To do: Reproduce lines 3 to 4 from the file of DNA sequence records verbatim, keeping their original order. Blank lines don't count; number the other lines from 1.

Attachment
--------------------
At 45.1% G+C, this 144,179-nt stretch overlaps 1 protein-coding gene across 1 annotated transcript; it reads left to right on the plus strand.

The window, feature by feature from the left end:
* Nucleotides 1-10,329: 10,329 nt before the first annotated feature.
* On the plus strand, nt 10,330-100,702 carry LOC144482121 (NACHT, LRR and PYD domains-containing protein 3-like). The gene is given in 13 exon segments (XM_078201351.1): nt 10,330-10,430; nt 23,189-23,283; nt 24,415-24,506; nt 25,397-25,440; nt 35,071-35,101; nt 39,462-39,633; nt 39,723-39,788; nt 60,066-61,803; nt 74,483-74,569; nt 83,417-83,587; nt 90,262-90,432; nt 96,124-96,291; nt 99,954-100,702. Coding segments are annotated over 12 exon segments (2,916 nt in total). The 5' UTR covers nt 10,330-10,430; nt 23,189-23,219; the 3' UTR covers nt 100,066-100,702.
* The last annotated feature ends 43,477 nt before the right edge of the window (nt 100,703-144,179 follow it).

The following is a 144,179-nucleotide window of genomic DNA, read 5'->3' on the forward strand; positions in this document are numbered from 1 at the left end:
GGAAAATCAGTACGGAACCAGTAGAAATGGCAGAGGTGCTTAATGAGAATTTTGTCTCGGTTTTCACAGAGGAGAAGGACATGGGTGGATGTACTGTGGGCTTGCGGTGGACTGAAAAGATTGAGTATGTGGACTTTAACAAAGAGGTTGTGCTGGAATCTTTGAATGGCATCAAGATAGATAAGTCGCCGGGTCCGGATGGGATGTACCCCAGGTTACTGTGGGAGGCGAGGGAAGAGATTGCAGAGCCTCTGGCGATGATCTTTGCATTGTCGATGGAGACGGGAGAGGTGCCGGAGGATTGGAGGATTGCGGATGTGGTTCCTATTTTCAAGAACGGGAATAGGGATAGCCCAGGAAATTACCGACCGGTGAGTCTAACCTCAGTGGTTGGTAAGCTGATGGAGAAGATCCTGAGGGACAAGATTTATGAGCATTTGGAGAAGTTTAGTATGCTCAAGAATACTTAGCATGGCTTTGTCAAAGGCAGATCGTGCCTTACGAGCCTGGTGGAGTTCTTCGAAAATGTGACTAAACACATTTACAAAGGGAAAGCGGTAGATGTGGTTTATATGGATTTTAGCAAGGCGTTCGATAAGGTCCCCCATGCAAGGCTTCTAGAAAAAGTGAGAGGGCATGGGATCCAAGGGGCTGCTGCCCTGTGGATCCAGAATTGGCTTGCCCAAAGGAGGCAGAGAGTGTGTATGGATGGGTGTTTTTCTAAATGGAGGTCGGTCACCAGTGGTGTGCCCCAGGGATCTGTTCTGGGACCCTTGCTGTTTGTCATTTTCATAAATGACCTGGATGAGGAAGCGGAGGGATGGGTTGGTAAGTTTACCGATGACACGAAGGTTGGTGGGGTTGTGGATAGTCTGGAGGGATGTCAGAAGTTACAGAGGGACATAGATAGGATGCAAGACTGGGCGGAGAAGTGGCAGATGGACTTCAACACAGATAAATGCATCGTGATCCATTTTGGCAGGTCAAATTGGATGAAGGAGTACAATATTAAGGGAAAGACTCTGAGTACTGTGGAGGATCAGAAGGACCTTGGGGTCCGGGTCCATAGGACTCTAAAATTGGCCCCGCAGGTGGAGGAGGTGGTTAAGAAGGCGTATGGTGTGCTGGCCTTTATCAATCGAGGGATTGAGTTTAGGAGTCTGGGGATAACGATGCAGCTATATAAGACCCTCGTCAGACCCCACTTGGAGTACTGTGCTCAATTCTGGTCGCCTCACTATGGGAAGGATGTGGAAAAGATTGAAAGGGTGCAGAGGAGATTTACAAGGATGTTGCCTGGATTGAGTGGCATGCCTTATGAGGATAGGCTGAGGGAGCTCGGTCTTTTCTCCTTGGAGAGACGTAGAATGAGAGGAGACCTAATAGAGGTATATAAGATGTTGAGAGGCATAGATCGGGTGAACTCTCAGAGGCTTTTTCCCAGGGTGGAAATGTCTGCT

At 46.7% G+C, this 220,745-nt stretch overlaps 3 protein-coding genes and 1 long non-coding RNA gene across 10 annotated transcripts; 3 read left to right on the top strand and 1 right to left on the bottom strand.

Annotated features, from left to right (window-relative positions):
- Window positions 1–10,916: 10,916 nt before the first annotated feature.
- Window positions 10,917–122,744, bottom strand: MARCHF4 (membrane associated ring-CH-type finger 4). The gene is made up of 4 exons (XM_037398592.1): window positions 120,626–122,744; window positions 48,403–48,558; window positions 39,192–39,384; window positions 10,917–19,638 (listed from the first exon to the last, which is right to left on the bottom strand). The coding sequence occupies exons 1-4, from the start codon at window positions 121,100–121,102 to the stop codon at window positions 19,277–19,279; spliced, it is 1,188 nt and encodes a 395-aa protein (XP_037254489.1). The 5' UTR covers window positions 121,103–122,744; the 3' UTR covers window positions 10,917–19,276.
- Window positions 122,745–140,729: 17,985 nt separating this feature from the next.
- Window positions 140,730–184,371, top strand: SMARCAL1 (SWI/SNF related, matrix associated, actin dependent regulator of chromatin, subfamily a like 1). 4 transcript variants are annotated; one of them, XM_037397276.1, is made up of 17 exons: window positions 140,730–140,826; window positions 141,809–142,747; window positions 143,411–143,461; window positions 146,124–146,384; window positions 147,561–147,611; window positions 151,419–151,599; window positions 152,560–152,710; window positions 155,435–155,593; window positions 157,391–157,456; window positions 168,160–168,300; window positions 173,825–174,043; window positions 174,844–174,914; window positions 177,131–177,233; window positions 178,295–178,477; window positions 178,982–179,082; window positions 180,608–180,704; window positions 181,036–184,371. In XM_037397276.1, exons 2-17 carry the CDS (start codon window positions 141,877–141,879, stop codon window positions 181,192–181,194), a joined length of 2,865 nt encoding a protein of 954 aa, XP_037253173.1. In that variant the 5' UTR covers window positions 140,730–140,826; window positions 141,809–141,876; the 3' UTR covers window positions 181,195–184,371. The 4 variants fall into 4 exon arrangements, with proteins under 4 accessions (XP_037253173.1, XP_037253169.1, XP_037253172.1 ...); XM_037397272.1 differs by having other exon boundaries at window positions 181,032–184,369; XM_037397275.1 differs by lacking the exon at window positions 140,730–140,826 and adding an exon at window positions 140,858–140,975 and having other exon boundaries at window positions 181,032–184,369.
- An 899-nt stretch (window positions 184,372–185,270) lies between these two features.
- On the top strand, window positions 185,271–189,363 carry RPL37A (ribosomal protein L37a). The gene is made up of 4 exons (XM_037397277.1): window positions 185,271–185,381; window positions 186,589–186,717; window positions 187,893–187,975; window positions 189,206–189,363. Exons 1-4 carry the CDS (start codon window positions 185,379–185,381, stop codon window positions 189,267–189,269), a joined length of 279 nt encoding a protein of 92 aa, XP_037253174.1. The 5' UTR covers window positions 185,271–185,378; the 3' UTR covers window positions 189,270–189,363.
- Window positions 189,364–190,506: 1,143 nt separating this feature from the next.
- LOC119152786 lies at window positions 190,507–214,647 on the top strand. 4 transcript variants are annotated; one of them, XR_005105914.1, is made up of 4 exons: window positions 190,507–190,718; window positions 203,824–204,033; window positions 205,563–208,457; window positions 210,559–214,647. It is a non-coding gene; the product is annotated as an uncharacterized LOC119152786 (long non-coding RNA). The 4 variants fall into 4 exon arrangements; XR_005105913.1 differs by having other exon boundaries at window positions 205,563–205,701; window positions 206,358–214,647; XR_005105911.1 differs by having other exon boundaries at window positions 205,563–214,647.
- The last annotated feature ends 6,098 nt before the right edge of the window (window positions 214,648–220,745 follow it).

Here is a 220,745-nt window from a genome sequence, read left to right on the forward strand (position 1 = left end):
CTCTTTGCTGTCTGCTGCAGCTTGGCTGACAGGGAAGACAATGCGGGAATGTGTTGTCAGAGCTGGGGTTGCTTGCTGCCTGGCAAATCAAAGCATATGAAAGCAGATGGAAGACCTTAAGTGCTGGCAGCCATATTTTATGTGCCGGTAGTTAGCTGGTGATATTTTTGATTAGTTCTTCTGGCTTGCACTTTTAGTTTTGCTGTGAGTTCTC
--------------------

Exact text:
* Nucleotides 1-10,329: 10,329 nt before the first annotated feature.
* On the plus strand, nt 10,330-100,702 carry LOC144482121 (NACHT, LRR and PYD domains-containing protein 3-like). The gene is given in 13 exon segments (XM_078201351.1): nt 10,330-10,430; nt 23,189-23,283; nt 24,415-24,506; nt 25,397-25,440; nt 35,071-35,101; nt 39,462-39,633; nt 39,723-39,788; nt 60,066-61,803; nt 74,483-74,569; nt 83,417-83,587; nt 90,262-90,432; nt 96,124-96,291; nt 99,954-100,702. Coding segments are annotated over 12 exon segments (2,916 nt in total). The 5' UTR covers nt 10,330-10,430; nt 23,189-23,219; the 3' UTR covers nt 100,066-100,702.